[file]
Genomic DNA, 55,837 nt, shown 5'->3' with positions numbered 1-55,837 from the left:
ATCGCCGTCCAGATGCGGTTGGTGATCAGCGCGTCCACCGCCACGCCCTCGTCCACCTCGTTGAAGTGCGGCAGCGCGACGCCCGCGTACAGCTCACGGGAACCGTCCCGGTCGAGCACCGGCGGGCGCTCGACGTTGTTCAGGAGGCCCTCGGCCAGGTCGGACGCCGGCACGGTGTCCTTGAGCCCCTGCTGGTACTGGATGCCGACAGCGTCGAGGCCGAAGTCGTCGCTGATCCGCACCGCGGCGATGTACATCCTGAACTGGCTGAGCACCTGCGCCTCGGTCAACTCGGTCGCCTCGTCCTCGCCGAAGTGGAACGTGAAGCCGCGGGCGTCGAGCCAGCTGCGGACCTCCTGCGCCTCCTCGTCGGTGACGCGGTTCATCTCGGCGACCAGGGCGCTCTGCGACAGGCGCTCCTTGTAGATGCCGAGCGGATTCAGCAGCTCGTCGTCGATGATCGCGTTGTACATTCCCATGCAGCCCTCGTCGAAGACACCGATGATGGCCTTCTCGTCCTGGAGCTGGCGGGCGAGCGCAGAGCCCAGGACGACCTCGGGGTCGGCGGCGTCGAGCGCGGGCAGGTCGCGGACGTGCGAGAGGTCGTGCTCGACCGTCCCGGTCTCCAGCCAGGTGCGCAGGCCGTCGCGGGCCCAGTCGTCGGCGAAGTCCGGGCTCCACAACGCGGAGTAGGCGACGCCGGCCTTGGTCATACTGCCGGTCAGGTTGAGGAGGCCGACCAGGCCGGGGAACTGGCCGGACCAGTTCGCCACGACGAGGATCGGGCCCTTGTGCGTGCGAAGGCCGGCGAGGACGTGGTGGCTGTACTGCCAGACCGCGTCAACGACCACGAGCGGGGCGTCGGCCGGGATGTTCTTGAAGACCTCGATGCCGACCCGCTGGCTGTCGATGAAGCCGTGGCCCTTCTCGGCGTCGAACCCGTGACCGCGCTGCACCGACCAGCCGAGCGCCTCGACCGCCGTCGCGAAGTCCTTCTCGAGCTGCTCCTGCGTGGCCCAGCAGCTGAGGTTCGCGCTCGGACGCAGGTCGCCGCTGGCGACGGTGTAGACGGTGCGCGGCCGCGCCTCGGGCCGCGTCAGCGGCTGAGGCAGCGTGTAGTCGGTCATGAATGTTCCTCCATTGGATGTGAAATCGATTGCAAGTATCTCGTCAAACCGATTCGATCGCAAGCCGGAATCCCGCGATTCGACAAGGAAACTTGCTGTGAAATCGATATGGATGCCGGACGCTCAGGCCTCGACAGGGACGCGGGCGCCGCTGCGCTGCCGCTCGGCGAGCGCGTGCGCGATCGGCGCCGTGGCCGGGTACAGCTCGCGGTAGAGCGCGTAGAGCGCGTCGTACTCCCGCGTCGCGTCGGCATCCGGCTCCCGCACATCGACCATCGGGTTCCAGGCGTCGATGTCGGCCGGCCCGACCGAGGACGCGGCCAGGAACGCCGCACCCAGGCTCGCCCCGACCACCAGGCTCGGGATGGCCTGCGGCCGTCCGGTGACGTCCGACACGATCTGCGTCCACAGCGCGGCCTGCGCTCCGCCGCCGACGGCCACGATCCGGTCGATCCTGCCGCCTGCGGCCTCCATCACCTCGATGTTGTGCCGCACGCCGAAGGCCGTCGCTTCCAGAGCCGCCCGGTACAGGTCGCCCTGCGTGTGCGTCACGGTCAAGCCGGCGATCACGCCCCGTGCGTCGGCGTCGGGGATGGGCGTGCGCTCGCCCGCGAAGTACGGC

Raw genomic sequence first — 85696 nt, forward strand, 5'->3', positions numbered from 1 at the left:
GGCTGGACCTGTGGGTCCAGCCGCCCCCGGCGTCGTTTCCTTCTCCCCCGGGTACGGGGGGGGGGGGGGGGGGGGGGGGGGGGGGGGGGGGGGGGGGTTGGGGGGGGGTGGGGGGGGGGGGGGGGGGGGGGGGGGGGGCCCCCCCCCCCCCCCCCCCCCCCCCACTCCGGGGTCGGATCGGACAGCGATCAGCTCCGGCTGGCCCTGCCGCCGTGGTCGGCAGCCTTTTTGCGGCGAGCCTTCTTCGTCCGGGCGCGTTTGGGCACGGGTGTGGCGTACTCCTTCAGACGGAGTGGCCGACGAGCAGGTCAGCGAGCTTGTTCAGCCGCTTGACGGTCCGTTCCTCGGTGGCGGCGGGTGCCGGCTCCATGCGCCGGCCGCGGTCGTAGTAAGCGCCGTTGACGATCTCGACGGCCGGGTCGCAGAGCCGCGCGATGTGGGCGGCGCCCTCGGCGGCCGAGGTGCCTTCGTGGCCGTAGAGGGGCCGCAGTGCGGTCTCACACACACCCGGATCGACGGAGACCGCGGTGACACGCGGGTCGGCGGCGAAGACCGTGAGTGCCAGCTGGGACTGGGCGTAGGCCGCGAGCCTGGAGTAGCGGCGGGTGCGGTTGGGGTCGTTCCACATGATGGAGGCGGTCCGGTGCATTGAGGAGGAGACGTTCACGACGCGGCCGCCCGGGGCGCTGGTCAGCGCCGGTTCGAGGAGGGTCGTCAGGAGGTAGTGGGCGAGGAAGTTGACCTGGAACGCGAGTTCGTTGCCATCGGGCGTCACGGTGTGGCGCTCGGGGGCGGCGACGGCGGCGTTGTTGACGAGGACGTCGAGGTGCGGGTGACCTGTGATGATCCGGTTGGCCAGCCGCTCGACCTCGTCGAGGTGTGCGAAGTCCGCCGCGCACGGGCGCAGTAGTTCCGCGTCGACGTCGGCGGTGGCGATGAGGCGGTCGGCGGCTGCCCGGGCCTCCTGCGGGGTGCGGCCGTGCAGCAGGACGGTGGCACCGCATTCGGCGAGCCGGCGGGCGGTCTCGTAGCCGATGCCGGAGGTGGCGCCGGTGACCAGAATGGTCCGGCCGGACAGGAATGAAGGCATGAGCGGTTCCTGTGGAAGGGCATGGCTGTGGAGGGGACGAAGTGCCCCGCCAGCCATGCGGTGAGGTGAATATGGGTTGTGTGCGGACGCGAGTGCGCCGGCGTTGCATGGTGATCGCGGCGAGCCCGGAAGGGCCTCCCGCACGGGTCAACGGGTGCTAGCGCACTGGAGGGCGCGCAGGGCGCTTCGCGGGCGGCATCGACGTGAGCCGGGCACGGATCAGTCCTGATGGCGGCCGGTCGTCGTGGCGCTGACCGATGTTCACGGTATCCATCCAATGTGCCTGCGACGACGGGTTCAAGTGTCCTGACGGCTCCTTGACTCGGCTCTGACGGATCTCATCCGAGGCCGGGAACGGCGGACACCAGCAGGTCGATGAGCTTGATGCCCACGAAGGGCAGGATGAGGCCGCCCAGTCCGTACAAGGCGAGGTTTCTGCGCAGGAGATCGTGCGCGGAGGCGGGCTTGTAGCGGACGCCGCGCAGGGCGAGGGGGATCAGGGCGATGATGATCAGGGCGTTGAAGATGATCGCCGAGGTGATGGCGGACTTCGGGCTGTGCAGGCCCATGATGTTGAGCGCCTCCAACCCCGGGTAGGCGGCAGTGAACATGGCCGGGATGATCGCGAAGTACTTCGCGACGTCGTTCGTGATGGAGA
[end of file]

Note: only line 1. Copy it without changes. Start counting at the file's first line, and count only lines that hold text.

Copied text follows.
Genomic DNA, 55,837 nt, shown 5'->3' with positions numbered 1-55,837 from the left: